The Art of Loving

A few years ago I was part of a discussion brought on by Erich Fromm’s book The Art of Loving. In the book, Fromm forms what it means to love around three concepts: care, responsibility, and knowledge. Thus, truly loving someone involves all three working together. In addition, Fromm focuses on self-love (which differs from being egocentric), and believes that individuals need to care for themselves, respect themselves, and know themselves. As such, Fromm states:

“If I truly love one person I love all persons, I love the world, I love life. If I can say to somebody else, “I love you,” I must be able to say, “I love in you everybody, I love through you the world, I love in you also myself.”

The above passage raises the question of if can one love everyone without loving themselves, or phrased another way, must one love themselves before being able to truly love others?

I distinctly remember during the discussion I was on the side of ‘no, you don’t have to love yourself to love everyone,’ mainly because I felt like I could. I had never viewed myself as important, yet a strong desire to love everyone was instilled within me and drove my actions. (The keyword here of course is desire, as I recognized that I wasn’t at that point yet, regardless of how much I wanted to be.) The realization that in the whole realm of things I didn’t matter left me disregarding my life in order to do my best to love everyone and to be selfless– not in a noble ‘look at how good I can be’ way, but in a ‘my life doesn’t really matter’ way. I wanted loving others to be the only thing that mattered…and I worked really hard on it. Here’s a blog post from during that time, where it becomes evident how bothered I was when I had a selfish thought:

10/29/09 Blog Post

In the two years since, a lot has happened, most notably my “life fail”– an instance in which my failure can be attributed to selfishness…finally believing I mattered and thus, putting my health and happiness above that of others.

During the conclusion of my “life fail,” one individual point blank told me that “if you really wanted to be here, you would be.” I got defensive and tried to rationalize to the individual (and myself) that the real cost of staying would be too much, but before I was able to finish I realized two things 1) he was right and 2) I had become selfish.

And there’s no excuse for that, especially since only months before (1/15/11) I had written this on numerous public news sites:

1/15/11 Blog Post (Excerpt)

When I ask myself ‘where is that person who wrote that/what changed inside?‘ the only answer I get is ‘buried under selfishness,’ because as mentioned earlier, at some point I began thinking that I mattered.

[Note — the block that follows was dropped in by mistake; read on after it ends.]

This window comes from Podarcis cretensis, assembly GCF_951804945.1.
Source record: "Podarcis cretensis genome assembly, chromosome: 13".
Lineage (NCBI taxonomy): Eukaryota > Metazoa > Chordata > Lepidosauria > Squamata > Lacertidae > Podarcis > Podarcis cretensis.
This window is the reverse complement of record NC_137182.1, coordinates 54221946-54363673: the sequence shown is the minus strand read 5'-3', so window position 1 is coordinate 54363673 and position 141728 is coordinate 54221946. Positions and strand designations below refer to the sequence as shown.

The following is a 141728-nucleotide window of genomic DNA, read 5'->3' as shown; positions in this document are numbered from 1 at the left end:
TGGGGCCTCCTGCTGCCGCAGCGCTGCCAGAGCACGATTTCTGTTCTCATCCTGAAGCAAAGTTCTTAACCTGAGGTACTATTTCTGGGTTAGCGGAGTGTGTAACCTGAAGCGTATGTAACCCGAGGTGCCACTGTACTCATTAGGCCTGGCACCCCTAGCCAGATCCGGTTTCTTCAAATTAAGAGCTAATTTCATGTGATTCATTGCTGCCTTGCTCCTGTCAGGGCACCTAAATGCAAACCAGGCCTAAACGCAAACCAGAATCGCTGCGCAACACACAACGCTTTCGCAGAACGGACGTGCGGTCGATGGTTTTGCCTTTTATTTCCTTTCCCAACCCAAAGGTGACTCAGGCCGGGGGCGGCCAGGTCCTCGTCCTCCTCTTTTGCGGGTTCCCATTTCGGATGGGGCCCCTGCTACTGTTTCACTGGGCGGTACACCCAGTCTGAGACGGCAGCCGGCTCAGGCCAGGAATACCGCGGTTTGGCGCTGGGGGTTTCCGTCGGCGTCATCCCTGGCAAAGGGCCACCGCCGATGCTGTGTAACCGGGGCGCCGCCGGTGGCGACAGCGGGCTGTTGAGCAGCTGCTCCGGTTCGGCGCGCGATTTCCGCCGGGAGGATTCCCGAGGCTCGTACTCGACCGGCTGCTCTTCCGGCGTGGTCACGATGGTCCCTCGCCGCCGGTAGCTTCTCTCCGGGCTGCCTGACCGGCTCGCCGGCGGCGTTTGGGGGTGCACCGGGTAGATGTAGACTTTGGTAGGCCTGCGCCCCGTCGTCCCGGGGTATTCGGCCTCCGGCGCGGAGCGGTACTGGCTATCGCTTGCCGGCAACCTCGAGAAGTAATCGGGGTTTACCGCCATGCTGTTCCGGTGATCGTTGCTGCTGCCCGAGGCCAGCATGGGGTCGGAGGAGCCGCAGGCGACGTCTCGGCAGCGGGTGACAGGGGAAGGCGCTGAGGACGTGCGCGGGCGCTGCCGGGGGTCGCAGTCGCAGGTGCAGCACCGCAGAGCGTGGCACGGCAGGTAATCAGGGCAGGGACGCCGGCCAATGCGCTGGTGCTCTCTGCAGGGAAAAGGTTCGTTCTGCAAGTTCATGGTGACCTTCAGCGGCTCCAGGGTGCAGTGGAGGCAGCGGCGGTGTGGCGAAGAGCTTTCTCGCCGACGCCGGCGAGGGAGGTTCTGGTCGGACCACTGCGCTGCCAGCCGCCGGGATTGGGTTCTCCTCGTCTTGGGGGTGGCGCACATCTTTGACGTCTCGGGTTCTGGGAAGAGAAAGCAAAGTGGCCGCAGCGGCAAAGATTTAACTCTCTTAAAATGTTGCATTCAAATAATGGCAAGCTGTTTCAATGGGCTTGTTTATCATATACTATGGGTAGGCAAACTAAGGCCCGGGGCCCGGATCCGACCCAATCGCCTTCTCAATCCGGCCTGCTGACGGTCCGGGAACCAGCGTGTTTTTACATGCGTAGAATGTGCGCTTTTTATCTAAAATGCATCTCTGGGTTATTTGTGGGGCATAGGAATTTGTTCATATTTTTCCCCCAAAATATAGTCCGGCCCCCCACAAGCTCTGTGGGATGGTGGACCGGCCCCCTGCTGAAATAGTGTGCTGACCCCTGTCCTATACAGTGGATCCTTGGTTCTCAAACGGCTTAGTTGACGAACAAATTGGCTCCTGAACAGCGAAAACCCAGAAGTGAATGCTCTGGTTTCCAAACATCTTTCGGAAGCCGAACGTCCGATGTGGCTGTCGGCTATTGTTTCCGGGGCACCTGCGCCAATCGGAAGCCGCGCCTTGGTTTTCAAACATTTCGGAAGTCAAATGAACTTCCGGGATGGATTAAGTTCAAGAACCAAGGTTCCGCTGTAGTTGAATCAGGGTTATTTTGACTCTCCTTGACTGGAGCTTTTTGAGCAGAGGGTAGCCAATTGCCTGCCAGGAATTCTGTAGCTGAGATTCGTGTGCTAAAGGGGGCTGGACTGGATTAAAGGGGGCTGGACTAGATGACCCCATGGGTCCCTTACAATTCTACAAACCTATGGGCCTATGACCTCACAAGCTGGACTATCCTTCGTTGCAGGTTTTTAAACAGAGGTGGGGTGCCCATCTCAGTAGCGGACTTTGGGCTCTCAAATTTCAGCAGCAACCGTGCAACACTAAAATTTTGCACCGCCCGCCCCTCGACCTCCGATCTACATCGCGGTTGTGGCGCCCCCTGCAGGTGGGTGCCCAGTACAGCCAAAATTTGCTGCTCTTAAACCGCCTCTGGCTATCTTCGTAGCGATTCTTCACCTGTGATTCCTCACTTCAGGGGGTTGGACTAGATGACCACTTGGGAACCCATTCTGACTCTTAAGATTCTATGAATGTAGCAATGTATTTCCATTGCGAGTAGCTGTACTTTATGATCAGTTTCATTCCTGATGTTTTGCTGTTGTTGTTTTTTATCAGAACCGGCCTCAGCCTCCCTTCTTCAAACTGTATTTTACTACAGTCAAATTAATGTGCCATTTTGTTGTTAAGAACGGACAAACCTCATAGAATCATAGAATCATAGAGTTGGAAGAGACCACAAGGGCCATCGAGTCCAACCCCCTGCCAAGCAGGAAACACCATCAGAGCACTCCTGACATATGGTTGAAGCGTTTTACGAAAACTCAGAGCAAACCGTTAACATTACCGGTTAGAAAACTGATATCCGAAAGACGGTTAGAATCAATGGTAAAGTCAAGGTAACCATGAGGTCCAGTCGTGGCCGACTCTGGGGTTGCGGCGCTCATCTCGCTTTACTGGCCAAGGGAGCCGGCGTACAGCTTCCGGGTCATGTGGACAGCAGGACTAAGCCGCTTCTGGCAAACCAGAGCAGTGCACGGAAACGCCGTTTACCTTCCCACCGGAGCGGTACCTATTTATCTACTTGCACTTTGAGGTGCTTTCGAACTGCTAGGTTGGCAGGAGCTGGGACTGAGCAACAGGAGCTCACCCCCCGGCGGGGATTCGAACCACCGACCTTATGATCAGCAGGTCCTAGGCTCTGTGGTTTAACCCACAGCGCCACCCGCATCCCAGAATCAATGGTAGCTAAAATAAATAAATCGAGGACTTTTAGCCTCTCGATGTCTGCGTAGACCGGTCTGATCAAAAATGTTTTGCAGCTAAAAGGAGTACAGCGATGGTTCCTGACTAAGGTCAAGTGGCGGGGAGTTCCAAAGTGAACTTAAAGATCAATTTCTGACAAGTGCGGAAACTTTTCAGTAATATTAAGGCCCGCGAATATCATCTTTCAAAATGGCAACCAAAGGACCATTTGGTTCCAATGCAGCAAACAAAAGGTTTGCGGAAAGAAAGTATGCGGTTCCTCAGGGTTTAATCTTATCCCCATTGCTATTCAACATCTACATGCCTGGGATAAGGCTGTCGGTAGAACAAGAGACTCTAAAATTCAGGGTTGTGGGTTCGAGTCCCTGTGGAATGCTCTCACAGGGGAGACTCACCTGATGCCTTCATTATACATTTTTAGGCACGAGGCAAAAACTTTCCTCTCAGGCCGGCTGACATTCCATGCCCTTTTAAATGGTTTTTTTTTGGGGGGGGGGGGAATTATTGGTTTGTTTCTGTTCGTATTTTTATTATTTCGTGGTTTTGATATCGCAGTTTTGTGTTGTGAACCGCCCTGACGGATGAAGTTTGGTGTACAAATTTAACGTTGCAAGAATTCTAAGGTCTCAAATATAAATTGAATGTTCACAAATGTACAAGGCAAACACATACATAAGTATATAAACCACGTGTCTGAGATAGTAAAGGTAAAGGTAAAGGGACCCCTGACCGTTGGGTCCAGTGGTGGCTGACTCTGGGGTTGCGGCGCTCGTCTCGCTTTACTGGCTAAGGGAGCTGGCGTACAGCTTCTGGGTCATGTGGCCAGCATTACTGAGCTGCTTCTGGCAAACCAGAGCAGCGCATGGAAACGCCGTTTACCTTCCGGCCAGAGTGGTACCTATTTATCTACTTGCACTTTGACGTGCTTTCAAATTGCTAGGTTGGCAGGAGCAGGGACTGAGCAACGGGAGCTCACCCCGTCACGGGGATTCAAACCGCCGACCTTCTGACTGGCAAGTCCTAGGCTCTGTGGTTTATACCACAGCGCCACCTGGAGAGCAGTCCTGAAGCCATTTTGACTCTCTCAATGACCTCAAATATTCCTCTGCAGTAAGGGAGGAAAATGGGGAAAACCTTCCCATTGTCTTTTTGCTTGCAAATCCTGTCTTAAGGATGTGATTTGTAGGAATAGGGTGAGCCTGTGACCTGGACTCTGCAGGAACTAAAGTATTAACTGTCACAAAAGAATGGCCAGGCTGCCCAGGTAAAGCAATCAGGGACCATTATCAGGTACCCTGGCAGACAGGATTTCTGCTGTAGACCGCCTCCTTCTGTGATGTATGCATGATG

That’s what changed.
And I’m pretty sure that’s why I failed.

Anyway, a couple of days ago I was reminded of the discussion involving Erich Fromm, as someone had mentioned being able to love everyone and be selfless. It was then that I realized my stance on this had changed, a little, due to experiences.

As everyone else was discussing this, my mind was reeling, trying to process my thoughts. With regards to the questions that arose from Fromm’s passage, here is what I’ve arrived at, at least for now:

Can one love everyone without loving themselves? Must one love themselves before being able to truly love others?

I still think that one can love everyone without loving themselves (love everyone and be selfless), however what’s changed is that I believe that doing so would be at the cost of their self and self-love. And without that self-love (care, respect, knowledge) to keep their self in balance, it would be easy to cross boundaries which are necessary to living a healthy, productive (here, synonymous with ‘loving’) life. One could still love everyone and cross boundaries, however if crossing said boundaries are detrimental (and chances are they would be), their effectiveness of loving others would diminish…and in that sense, to continue to live in disregard to the boundaries would present a paradox (at least for individuals with this mindset), as one would need to love themselves (enough) in order to (continue to fully) love others.

All of that was the long way of saying, I still think it’s possible for someone to love everyone without loving themselves, but that individual would have to be pretty special. It seems like it would be easy to rule out this possibility, but to do so would be foolish given the wide range of diversity within humanity. And as for the rest, the overwhelming majority, I believe they must love themselves before loving others.

Relating this to my “life fail,” sure, I was selfish. In fact, it was the most selfish thing I’ve ever done, (and hopefully will ever do), but I’m just not one of those extraordinary individuals who is capable of loving everyone and being (completely) selfless. Nor am I sure if I want to be, as my “life fail” led me to a better understanding of the cost, for my self, which differs from individual to individual; everything is relative and what holds true for me doesn’t hold true for others.

It’s still not comforting to be in this majority, and I’m still not sure if I’m okay with it, but for now it is what it is.

And I’m that much closer to acceptance, and hopefully closure.

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